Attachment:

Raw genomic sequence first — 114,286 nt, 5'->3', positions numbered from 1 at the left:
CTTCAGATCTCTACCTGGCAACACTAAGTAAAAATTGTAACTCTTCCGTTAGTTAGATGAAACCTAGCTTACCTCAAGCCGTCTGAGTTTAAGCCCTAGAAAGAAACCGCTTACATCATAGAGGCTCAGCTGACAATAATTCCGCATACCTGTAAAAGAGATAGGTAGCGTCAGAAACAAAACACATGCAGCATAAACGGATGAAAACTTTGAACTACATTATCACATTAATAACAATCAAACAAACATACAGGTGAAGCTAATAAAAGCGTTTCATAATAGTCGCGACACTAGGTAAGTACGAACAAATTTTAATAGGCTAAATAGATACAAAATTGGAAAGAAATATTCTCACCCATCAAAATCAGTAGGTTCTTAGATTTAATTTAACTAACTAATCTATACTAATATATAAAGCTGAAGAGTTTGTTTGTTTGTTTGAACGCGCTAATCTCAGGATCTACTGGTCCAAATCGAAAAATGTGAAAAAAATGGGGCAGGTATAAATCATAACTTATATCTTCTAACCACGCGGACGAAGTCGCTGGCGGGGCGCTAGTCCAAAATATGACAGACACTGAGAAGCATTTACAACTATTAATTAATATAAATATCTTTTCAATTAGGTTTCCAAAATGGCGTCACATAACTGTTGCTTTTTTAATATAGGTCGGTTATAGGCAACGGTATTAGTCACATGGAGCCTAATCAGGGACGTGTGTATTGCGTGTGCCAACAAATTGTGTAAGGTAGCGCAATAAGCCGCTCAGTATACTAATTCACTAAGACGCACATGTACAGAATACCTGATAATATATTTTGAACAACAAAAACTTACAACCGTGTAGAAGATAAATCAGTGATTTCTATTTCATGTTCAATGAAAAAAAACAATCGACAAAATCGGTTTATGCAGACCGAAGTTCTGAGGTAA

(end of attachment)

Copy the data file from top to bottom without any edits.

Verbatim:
Raw genomic sequence first — 114,286 nt, 5'->3', positions numbered from 1 at the left:
CTTCAGATCTCTACCTGGCAACACTAAGTAAAAATTGTAACTCTTCCGTTAGTTAGATGAAACCTAGCTTACCTCAAGCCGTCTGAGTTTAAGCCCTAGAAAGAAACCGCTTACATCATAGAGGCTCAGCTGACAATAATTCCGCATACCTGTAAAAGAGATAGGTAGCGTCAGAAACAAAACACATGCAGCATAAACGGATGAAAACTTTGAACTACATTATCACATTAATAACAATCAAACAAACATACAGGTGAAGCTAATAAAAGCGTTTCATAATAGTCGCGACACTAGGTAAGTACGAACAAATTTTAATAGGCTAAATAGATACAAAATTGGAAAGAAATATTCTCACCCATCAAAATCAGTAGGTTCTTAGATTTAATTTAACTAACTAATCTATACTAATATATAAAGCTGAAGAGTTTGTTTGTTTGTTTGAACGCGCTAATCTCAGGATCTACTGGTCCAAATCGAAAAATGTGAAAAAAATGGGGCAGGTATAAATCATAACTTATATCTTCTAACCACGCGGACGAAGTCGCTGGCGGGGCGCTAGTCCAAAATATGACAGACACTGAGAAGCATTTACAACTATTAATTAATATAAATATCTTTTCAATTAGGTTTCCAAAATGGCGTCACATAACTGTTGCTTTTTTAATATAGGTCGGTTATAGGCAACGGTATTAGTCACATGGAGCCTAATCAGGGACGTGTGTATTGCGTGTGCCAACAAATTGTGTAAGGTAGCGCAATAAGCCGCTCAGTATACTAATTCACTAAGACGCACATGTACAGAATACCTGATAATATATTTTGAACAACAAAAACTTACAACCGTGTAGAAGATAAATCAGTGATTTCTATTTCATGTTCAATGAAAAAAAACAATCGACAAAATCGGTTTATGCAGACCGAAGTTCTGAGGTAA